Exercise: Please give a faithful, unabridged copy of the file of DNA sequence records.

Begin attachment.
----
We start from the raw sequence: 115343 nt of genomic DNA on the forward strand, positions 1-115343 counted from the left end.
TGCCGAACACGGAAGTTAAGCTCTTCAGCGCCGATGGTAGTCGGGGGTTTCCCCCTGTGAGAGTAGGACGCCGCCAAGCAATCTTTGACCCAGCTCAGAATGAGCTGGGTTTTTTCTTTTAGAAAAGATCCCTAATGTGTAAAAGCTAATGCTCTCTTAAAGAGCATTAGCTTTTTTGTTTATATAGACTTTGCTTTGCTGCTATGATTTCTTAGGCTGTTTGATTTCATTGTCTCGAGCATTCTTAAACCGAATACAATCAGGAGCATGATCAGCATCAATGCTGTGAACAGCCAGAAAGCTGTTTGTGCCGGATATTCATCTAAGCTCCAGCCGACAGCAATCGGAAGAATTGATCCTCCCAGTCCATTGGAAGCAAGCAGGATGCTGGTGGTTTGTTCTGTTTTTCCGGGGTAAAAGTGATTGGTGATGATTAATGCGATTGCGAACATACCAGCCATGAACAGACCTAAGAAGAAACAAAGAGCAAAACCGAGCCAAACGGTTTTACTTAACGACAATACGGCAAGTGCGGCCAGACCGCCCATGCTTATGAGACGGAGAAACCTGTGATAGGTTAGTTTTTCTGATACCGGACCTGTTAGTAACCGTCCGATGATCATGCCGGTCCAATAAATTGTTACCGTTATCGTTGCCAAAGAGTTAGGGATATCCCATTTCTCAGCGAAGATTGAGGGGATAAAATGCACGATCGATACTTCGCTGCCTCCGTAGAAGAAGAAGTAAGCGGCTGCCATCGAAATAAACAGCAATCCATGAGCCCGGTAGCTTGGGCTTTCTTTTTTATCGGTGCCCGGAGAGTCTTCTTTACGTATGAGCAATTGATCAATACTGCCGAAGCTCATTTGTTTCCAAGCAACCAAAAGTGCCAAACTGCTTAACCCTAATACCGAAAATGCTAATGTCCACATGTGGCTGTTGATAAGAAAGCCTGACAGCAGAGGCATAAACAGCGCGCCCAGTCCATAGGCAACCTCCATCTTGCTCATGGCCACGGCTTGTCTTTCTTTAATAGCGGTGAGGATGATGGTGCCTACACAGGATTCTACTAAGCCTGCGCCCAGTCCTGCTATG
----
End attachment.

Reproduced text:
We start from the raw sequence: 115343 nt of genomic DNA on the forward strand, positions 1-115343 counted from the left end.
TGCCGAACACGGAAGTTAAGCTCTTCAGCGCCGATGGTAGTCGGGGGTTTCCCCCTGTGAGAGTAGGACGCCGCCAAGCAATCTTTGACCCAGCTCAGAATGAGCTGGGTTTTTTCTTTTAGAAAAGATCCCTAATGTGTAAAAGCTAATGCTCTCTTAAAGAGCATTAGCTTTTTTGTTTATATAGACTTTGCTTTGCTGCTATGATTTCTTAGGCTGTTTGATTTCATTGTCTCGAGCATTCTTAAACCGAATACAATCAGGAGCATGATCAGCATCAATGCTGTGAACAGCCAGAAAGCTGTTTGTGCCGGATATTCATCTAAGCTCCAGCCGACAGCAATCGGAAGAATTGATCCTCCCAGTCCATTGGAAGCAAGCAGGATGCTGGTGGTTTGTTCTGTTTTTCCGGGGTAAAAGTGATTGGTGATGATTAATGCGATTGCGAACATACCAGCCATGAACAGACCTAAGAAGAAACAAAGAGCAAAACCGAGCCAAACGGTTTTACTTAACGACAATACGGCAAGTGCGGCCAGACCGCCCATGCTTATGAGACGGAGAAACCTGTGATAGGTTAGTTTTTCTGATACCGGACCTGTTAGTAACCGTCCGATGATCATGCCGGTCCAATAAATTGTTACCGTTATCGTTGCCAAAGAGTTAGGGATATCCCATTTCTCAGCGAAGATTGAGGGGATAAAATGCACGATCGATACTTCGCTGCCTCCGTAGAAGAAGAAGTAAGCGGCTGCCATCGAAATAAACAGCAATCCATGAGCCCGGTAGCTTGGGCTTTCTTTTTTATCGGTGCCCGGAGAGTCTTCTTTACGTATGAGCAATTGATCAATACTGCCGAAGCTCATTTGTTTCCAAGCAACCAAAAGTGCCAAACTGCTTAACCCTAATACCGAAAATGCTAATGTCCACATGTGGCTGTTGATAAGAAAGCCTGACAGCAGAGGCATAAACAGCGCGCCCAGTCCATAGGCAACCTCCATCTTGCTCATGGCCACGGCTTGTCTTTCTTTAATAGCGGTGAGGATGATGGTGCCTACACAGGATTCTACTAAGCCTGCGCCCAGTCCTGCTATG